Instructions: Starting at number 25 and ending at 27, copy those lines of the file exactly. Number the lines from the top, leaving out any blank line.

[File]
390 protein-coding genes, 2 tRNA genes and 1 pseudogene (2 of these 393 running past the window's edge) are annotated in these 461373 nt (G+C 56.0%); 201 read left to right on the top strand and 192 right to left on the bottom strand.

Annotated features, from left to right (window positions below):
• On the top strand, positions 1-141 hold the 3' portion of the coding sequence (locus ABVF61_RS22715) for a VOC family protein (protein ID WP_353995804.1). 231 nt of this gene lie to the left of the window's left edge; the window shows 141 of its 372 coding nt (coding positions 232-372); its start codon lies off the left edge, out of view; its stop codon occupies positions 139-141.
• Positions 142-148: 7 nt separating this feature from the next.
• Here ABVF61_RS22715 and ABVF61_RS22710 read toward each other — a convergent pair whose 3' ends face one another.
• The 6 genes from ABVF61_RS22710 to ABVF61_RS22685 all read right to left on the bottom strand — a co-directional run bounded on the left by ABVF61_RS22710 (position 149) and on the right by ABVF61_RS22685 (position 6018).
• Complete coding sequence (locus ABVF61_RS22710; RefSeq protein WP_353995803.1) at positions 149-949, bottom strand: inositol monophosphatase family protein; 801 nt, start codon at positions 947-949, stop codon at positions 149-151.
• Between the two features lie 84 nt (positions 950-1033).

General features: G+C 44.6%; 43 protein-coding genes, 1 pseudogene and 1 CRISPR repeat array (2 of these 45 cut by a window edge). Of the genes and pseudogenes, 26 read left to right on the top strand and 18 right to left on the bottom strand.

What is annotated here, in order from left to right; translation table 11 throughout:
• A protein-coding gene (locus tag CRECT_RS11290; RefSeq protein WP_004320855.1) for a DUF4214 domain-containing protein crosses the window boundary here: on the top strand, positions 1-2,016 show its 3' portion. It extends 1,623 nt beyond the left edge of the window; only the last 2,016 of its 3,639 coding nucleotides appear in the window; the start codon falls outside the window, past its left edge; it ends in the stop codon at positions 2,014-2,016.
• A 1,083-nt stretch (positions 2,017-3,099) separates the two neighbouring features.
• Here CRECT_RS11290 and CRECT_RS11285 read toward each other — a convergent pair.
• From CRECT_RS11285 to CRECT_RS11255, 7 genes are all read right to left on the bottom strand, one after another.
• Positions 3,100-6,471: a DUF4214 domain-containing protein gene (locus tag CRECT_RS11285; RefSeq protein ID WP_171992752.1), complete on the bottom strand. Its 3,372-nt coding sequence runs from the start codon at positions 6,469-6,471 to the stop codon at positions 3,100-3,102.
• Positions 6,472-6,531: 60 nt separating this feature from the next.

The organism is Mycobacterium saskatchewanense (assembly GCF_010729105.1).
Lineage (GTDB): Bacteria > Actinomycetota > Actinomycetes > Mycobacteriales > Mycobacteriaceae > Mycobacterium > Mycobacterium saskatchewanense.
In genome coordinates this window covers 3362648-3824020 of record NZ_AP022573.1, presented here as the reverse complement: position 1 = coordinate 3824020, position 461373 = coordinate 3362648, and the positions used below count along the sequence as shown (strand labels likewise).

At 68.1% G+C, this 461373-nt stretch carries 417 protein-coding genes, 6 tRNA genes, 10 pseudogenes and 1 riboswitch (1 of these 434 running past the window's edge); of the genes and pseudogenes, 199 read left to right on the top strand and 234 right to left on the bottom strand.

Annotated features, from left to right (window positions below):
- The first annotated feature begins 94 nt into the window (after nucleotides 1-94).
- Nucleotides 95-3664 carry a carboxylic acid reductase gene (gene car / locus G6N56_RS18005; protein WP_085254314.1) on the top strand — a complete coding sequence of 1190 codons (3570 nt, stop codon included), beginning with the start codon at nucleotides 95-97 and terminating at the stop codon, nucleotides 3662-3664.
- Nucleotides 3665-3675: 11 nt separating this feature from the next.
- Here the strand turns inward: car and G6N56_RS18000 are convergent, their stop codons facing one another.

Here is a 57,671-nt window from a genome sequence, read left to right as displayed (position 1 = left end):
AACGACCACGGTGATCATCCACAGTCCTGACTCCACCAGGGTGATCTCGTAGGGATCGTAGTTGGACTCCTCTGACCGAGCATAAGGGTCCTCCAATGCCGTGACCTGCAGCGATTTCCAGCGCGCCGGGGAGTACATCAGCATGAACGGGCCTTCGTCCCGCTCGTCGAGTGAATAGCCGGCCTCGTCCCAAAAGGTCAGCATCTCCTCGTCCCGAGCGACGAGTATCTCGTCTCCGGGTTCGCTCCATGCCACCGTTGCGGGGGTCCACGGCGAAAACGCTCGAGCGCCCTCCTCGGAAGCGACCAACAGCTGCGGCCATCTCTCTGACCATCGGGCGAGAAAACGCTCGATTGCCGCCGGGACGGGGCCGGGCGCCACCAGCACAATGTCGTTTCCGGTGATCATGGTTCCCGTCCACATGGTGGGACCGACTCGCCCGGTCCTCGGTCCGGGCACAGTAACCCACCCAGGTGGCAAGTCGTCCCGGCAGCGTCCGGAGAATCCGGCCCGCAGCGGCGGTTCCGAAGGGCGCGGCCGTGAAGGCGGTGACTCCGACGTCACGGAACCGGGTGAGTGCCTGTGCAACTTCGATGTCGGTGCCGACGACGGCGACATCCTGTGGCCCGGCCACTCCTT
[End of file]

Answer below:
- Here the strand turns inward: car and G6N56_RS18000 are convergent, their stop codons facing one another.

Here is a 57,671-nt window from a genome sequence, read left to right as displayed (position 1 = left end):
AACGACCACGGTGATCATCCACAGTCCTGACTCCACCAGGGTGATCTCGTAGGGATCGTAGTTGGACTCCTCTGACCGAGCATAAGGGTCCTCCAATGCCGTGACCTGCAGCGATTTCCAGCGCGCCGGGGAGTACATCAGCATGAACGGGCCTTCGTCCCGCTCGTCGAGTGAATAGCCGGCCTCGTCCCAAAAGGTCAGCATCTCCTCGTCCCGAGCGACGAGTATCTCGTCTCCGGGTTCGCTCCATGCCACCGTTGCGGGGGTCCACGGCGAAAACGCTCGAGCGCCCTCCTCGGAAGCGACCAACAGCTGCGGCCATCTCTCTGACCATCGGGCGAGAAAACGCTCGATTGCCGCCGGGACGGGGCCGGGCGCCACCAGCACAATGTCGTTTCCGGTGATCATGGTTCCCGTCCACATGGTGGGACCGACTCGCCCGGTCCTCGGTCCGGGCACAGTAACCCACCCAGGTGGCAAGTCGTCCCGGCAGCGTCCGGAGAATCCGGCCCGCAGCGGCGGTTCCGAAGGGCGCGGCCGTGAAGGCGGTGACTCCGACGTCACGGAACCGGGTGAGTGCCTGTGCAACTTCGATGTCGGTGCCGACGACGGCGACATCCTGTGGCCCGGCCACTCCTT